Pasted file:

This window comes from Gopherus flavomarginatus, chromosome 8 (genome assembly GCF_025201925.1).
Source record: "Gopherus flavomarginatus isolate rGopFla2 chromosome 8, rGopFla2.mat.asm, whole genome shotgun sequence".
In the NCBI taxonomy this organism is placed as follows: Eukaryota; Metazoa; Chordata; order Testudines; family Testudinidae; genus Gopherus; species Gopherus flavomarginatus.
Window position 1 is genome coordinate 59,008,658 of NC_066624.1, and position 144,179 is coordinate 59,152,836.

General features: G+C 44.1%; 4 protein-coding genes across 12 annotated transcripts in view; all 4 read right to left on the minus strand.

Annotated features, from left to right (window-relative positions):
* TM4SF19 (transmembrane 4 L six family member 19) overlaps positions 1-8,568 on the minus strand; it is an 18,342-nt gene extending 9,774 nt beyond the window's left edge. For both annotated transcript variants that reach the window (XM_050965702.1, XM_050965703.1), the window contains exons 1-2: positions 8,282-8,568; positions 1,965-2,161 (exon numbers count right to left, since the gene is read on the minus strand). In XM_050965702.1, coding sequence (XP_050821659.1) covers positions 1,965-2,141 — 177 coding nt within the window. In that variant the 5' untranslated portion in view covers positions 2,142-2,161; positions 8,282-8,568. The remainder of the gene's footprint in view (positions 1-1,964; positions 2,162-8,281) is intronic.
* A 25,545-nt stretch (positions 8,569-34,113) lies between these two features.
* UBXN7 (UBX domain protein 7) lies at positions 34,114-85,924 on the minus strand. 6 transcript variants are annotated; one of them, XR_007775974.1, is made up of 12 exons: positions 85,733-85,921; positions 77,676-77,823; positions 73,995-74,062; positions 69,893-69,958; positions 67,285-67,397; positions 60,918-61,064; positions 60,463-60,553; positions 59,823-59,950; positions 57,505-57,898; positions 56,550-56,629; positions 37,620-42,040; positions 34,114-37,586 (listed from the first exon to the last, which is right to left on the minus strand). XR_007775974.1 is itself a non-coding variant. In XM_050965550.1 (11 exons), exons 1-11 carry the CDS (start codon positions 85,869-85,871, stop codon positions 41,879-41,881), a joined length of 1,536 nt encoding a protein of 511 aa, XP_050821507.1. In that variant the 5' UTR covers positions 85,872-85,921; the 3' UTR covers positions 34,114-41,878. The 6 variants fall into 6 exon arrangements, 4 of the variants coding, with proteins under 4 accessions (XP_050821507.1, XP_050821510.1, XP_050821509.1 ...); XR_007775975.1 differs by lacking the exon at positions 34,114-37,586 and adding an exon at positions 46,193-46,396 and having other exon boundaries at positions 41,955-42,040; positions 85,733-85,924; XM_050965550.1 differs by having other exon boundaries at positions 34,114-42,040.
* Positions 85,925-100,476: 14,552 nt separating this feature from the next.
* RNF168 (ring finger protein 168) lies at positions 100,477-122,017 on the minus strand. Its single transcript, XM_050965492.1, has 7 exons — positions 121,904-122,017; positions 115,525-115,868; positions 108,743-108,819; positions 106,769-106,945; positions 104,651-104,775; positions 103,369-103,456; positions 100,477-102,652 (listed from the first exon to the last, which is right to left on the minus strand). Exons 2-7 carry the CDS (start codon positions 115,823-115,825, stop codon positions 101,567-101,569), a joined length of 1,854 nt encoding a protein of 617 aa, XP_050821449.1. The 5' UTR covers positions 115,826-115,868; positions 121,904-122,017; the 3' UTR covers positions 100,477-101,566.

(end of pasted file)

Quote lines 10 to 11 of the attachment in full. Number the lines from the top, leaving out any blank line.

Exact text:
* Positions 85,925-100,476: 14,552 nt separating this feature from the next.
* RNF168 (ring finger protein 168) lies at positions 100,477-122,017 on the minus strand. Its single transcript, XM_050965492.1, has 7 exons — positions 121,904-122,017; positions 115,525-115,868; positions 108,743-108,819; positions 106,769-106,945; positions 104,651-104,775; positions 103,369-103,456; positions 100,477-102,652 (listed from the first exon to the last, which is right to left on the minus strand). Exons 2-7 carry the CDS (start codon positions 115,823-115,825, stop codon positions 101,567-101,569), a joined length of 1,854 nt encoding a protein of 617 aa, XP_050821449.1. The 5' UTR covers positions 115,826-115,868; positions 121,904-122,017; the 3' UTR covers positions 100,477-101,566.